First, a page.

'The Expectations': US author's appreciation for the UAE translates into Emirati character
Alexander Tilney’s debut novel has a pivotal character: a fictional Emirati boarding school student whose father planned the construction of the port at Jebel Ali
When Ben Weeks shows up at Saint James, an exclusive New England boarding school, he has no idea who his roommate will be. A fellow New Englander? Another Connecticut resident? Maybe a Bostonian? Someone who, like him, has long-standing family connections to the school? A fellow squash player? It doesn’t cross his mind that his roommate might be a citizen of a country other than the US. He certainly doesn’t expect his roommate to be Emirati. After all, Ben hasn’t even heard of the Emirates.
Thus begins The Expectations, Alexander Tilney’s debut novel. The book is an evocative portrayal of an almost hermetically sealed universe – the Saint James campus circa 1995 – while it is simultaneously a cannily oblique meditation on the wider world. This is thanks in large part to the presence in the narrative of Ben’s roommate, Ahmed Al-Khaled.
In constructing Saint James, including its customs, ideals and hypocrisies, Tilney drew extensively on his own experience as a boarding school student. Meanwhile Ben’s ecstatic absorption in squash was informed heavily by his own love of the sport. But creating the character of Ahmed meant the American author had to do some research.
“I have a great friend who fled Iran in the early 1980s and ended up in the US,” says Tilney, who lives in New York City. “Our conversations got me interested in all the other places where Iranians had fled, and inspired me to read as much as I could about the Emirates.”
In 2009, as he was beginning work on The Expectations, Tilney flew to the UAE to see the country for himself. Tilney roamed Abu Dhabi and Dubai from sunrise to sunset, taking in the atmosphere of high-speed change, while scribbling notes about a nation adapting rapidly to shifting arrangements of opportunity and power.
Over time – and “many, many drafts” – Tilney says he realised that bringing an Emirati character to Saint James would be the perfect way to explore the novel’s core themes. Tilney says there is a fundamental rot at the heart of his Saint James, perpetuated in part by the school’s unwillingness to examine itself as a zone – and perpetuator – of unearned privilege. It’s the school’s open secret, what everyone knows but won’t say.
But Ahmed is an outsider to all of this. Like Ben, he shows up at Saint James with an idealised vision of the school, but the two boys’ visions diverge at least as much as they overlap. While Ben is looking forward to a new social life, one free from self-consciousness and self-doubt, full of grand adventures and new friends – and perhaps even girlfriends – Ahmed’s ambitions have more to do with learning to be a leader. His father, we learn, got rich by helping to plan the construction of the Port of Jebel Ali. With the 20th century drawing to an end and the Emirates becoming more enmeshed in the international economy by the day, he is eager for his son to play a role in the country’s global future.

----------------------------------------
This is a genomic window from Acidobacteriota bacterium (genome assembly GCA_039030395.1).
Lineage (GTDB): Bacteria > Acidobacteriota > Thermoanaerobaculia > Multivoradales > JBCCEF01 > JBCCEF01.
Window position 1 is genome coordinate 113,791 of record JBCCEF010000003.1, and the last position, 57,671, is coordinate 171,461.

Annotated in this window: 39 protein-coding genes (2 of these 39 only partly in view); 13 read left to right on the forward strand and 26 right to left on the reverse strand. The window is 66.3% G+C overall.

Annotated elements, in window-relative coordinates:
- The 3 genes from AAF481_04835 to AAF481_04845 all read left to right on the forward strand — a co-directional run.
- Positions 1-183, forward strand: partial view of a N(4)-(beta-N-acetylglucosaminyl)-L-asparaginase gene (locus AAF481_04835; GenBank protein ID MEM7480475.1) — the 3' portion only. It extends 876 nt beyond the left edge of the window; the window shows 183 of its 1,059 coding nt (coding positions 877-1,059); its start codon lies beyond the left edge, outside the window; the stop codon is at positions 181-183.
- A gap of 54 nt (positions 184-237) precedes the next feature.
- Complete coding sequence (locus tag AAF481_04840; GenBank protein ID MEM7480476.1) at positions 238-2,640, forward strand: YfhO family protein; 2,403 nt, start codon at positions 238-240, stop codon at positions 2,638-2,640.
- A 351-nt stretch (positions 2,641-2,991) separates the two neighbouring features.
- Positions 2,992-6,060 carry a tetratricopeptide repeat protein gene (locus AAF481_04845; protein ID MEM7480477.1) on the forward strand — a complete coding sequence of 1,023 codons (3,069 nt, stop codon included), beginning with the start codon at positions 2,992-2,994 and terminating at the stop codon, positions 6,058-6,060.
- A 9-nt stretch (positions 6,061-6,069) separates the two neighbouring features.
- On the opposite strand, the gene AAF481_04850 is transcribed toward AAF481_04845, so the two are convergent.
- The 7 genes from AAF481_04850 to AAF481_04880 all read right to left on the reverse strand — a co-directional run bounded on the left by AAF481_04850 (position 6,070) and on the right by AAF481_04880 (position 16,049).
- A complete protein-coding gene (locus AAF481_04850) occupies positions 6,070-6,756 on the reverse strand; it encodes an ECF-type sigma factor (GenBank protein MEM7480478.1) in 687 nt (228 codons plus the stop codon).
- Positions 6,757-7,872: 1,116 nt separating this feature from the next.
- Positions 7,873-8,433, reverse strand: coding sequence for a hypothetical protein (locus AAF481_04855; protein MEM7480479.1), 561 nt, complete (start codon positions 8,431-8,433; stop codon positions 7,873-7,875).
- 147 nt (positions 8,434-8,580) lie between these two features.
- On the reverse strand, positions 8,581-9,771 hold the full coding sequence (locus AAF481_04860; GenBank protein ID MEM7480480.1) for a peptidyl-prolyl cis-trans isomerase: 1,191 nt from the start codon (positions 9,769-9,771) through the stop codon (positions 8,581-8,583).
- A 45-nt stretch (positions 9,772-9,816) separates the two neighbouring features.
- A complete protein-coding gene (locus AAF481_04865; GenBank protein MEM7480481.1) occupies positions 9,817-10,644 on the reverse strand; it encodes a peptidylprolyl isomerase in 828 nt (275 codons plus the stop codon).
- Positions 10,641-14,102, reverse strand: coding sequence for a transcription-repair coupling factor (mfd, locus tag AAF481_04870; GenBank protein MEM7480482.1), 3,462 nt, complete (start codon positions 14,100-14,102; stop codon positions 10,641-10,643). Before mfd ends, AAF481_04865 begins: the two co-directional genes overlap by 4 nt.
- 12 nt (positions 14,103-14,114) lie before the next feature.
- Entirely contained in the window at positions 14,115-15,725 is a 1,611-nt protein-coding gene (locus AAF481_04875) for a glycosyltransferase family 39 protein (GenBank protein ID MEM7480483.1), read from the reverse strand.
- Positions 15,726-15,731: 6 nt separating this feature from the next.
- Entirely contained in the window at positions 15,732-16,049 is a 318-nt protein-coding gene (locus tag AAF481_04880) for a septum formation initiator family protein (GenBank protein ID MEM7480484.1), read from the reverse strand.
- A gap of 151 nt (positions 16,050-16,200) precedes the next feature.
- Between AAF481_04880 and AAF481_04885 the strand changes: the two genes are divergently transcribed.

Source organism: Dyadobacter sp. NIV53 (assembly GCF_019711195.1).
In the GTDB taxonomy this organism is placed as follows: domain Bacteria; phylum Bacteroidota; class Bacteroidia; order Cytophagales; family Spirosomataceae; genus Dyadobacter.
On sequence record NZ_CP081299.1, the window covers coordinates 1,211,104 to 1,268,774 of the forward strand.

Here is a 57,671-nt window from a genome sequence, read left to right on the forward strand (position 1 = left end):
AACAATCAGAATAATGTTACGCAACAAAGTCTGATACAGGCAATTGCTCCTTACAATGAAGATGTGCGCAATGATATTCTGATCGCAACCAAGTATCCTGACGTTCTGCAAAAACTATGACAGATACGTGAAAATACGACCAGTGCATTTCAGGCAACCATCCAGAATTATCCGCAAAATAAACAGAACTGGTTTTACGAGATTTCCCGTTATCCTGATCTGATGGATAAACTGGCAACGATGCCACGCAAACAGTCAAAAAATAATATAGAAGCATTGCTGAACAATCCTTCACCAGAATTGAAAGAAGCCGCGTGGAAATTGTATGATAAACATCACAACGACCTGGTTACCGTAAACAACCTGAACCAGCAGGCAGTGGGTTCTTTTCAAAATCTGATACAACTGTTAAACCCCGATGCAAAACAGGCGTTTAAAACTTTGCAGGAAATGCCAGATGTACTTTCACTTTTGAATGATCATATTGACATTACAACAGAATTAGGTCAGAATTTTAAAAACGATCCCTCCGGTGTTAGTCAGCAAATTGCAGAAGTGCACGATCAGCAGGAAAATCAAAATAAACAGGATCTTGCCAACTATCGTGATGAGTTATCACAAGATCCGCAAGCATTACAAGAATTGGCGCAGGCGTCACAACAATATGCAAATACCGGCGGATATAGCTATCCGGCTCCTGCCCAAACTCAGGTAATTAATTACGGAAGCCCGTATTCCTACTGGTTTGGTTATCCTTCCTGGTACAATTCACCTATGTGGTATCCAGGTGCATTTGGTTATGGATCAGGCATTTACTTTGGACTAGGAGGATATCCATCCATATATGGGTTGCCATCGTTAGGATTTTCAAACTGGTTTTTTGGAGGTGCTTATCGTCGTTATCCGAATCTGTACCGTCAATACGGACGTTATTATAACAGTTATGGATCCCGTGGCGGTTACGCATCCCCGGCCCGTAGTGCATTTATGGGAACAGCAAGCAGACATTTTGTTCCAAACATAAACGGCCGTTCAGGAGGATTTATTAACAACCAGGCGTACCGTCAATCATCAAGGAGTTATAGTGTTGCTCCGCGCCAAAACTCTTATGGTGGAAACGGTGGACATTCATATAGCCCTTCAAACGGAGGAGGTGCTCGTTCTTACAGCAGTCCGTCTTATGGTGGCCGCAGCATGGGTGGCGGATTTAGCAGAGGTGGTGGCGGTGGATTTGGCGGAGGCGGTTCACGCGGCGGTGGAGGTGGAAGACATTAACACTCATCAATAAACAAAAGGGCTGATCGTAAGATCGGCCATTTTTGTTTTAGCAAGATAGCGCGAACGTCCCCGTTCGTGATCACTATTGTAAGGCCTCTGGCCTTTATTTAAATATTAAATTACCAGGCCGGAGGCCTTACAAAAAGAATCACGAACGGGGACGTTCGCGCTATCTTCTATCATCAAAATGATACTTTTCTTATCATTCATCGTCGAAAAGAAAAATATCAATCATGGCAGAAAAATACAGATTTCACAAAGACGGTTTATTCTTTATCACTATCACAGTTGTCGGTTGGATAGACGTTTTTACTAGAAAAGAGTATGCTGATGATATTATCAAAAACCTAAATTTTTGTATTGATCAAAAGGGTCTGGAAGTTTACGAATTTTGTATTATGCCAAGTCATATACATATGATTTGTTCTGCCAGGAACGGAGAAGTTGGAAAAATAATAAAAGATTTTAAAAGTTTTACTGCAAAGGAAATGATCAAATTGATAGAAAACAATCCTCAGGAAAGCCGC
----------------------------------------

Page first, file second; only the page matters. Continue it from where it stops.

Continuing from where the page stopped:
Why Saint James? Because one of Ahmed’s father’s closest non-Emirati collaborators – an American businessman known for his plain-spoken honesty – attended the school. Much of Ahmed’s narrative arc consists of his realisation that, however much Saint James claims to be about noble leadership ideals, there’s a great deal more going on behind the curtain.
After returning to New York at the end of his Dubai visit, Tilney contacted an Emirati man who attended college in the US and asked him for details about his encounter with America by way of an educational institution. This source is thanked in the book’s acknowledgements.
Ben and Ahmed make a perfect dramatic duo for the book: they help each other, they hurt each other and they serve as a painful mirror for the other’s flaws.
At the novel’s powerfully ambiguous ending, which does not feel at all incomplete, the reader can’t be sure whether the roommates are still friends, or even if they will both remain at Saint James for another year. But we learn that they each know a bit more about themselves, and about the complexities of the world they share.
Tilney says he hopes to return to the Emirates soon. In the meantime, he says he is hopeful that book lovers in the UAE will find their way to The Expectations and Ahmed, a character the author is deeply fond of.
“In America, I think, the coverage is mostly going to be about this being a boarding school novel,” Tilney says. “But I really want people to know about Ahmed, too. I fell in love with so many characters in the book, but I really fell in love with Ahmed. His story is so important to me, and I hope that comes through.”
The Expectations, published by Little, Brown and Company, is out now
Updated: July 25, 2019 01:31 PM